alts = []
 
    for branchfunction in branches:
        try:
            # Run branchfunction in a copy of the world
            ns = copy.copy(world)
            exec branchfunction.__code__ in ns, {}
            alts.append(ns)
        except: # We ignore worlds where things explode
            pass
 
    # Sort worlds according to metric()
    alts.sort(key=lambda ns: eval(metric.__code__, ns, {}), reverse=True)
    for key in alts[0]:
        sys._getframe(1).f_globals[key] = alts[0][key]

One usability point is that the functions you give to dobest() have to explicitly access variables in the environment as global; I'm sure there are cleaner ways to do it.

Note that this also can work a bit like a try-except with undo, a la

dobest(bool, function_that_does_something, function_that_reports_an_error)

This would work like try-except, because dobest ignores functions that raise exceptions, but with the added benefit that dobest would clean up everything done by function_that_does_something.

Of course, and here's the catch, "everything" is kind of limited — I haven't precisely gone out of my way to track and catch all side effects, not that it'd even be possible without some VM or even OS support. Point is, the more I get my ass saved by git, the more I miss it in my code, or even when doing interactive data analysis with R. As the Doctor would say, working on just one timeline can be so... linear.

A mostly blank slate

The combination of a tablet and a good Javascript framework makes it very easy to deploy algorithms to places where so far they have been scarce, like meetings, notetaking, and so on. The problem lies in figuring out what those algorithms should be; just as we had to have PCs for a few years before we started coming up with things to do with them (not that we have even scratched the surface), we still don't have much of a clue about how to use handheld thinking machines outside "traditional thinking machine fields."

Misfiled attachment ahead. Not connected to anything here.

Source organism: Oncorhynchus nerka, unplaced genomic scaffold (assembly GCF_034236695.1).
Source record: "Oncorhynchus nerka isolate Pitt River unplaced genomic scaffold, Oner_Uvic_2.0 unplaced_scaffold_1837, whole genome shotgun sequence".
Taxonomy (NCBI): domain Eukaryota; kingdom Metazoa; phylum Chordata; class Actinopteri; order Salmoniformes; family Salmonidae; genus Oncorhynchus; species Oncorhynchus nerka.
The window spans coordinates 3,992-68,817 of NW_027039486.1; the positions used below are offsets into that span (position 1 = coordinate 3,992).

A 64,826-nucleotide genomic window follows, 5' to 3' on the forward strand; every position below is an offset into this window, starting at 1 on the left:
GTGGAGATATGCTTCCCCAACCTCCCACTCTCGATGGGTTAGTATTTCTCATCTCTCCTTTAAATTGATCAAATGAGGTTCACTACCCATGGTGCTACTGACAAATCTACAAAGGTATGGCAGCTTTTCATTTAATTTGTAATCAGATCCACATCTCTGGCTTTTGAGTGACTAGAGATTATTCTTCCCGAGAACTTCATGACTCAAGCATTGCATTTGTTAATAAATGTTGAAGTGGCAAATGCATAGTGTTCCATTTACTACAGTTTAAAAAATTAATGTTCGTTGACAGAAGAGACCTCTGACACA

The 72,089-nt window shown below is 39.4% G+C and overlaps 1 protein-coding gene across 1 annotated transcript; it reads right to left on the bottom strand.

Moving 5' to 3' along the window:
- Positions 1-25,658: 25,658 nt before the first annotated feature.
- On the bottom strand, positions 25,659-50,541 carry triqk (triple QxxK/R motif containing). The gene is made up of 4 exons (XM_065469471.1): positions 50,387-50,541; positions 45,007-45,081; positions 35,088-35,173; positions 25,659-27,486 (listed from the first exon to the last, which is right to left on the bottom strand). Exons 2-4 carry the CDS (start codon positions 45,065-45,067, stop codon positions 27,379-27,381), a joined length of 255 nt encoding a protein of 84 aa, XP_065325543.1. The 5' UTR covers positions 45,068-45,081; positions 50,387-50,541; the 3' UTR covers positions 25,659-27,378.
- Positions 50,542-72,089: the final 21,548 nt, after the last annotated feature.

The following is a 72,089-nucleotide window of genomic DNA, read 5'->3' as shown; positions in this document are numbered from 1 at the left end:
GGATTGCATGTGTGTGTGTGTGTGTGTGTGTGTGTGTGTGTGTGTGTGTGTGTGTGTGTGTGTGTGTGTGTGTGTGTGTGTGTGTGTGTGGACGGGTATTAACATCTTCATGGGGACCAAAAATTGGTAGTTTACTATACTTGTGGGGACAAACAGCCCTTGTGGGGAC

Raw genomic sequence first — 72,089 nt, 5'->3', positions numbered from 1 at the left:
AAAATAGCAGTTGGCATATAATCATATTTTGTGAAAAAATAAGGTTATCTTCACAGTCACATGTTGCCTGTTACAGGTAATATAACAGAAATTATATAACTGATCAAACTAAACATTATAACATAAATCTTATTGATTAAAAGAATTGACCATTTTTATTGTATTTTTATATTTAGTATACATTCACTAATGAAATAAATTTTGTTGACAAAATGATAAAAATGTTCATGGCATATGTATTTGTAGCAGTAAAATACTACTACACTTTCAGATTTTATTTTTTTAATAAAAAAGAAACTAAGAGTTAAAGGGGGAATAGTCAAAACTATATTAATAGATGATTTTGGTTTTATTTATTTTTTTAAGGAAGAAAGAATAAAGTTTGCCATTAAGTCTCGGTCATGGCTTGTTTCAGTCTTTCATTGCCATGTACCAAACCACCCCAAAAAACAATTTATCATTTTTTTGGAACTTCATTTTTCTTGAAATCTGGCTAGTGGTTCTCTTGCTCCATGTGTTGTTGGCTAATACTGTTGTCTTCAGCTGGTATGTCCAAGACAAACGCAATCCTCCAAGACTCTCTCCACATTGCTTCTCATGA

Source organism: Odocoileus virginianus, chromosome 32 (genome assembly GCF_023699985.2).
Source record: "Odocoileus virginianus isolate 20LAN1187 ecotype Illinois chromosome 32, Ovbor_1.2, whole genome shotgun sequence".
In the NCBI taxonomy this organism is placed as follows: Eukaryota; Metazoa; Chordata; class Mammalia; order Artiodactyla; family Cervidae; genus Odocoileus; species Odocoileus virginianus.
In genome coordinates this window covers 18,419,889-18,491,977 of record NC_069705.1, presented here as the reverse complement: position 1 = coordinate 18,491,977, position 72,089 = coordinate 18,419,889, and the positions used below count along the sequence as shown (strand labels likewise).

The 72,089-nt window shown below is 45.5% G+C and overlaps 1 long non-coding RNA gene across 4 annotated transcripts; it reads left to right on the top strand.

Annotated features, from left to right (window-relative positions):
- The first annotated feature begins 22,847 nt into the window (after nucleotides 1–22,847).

Think about it this way: computers have surpassed humans in the (Western Civilization's) proverbial game of strategy and conflict, chess, and are useful enough in games of chance that casinos and tournament organizers are prone to use anything from violence to lawyers to keep you from using them. So the fact that we aren't using a computer when negotiating or coordinating says something about us.

The bottleneck, Cassius would say nowadays, is not in our tech, but in our imaginations.

Men's bathrooms are (quantum-like) universal computers

As it's well documented, men choose urinals to maximize their distance from already occupied urinals. Letting u_i be 1 or 0 depending on whether urinal $i$ is occupied, and setting \sigma_{i,j} to the distances between urinals i and j, male urinal choosing behavior can be seen as an annealing heuristic maximizing

\sum u_i u_j \sigma_{i,j}

(summing over repeating indexes as per Einstein's convention). And this is obviously equivalent to the computational model implemented by D-Wave's quantum computers! Hardware implementations of urinal-based computers might be less compact than quantum ones (and you might need bathrooms embedded in non-Euclidean spaces in order to implement certain programs), but they are likely to be no more error-prone, and they are certain to escalate better.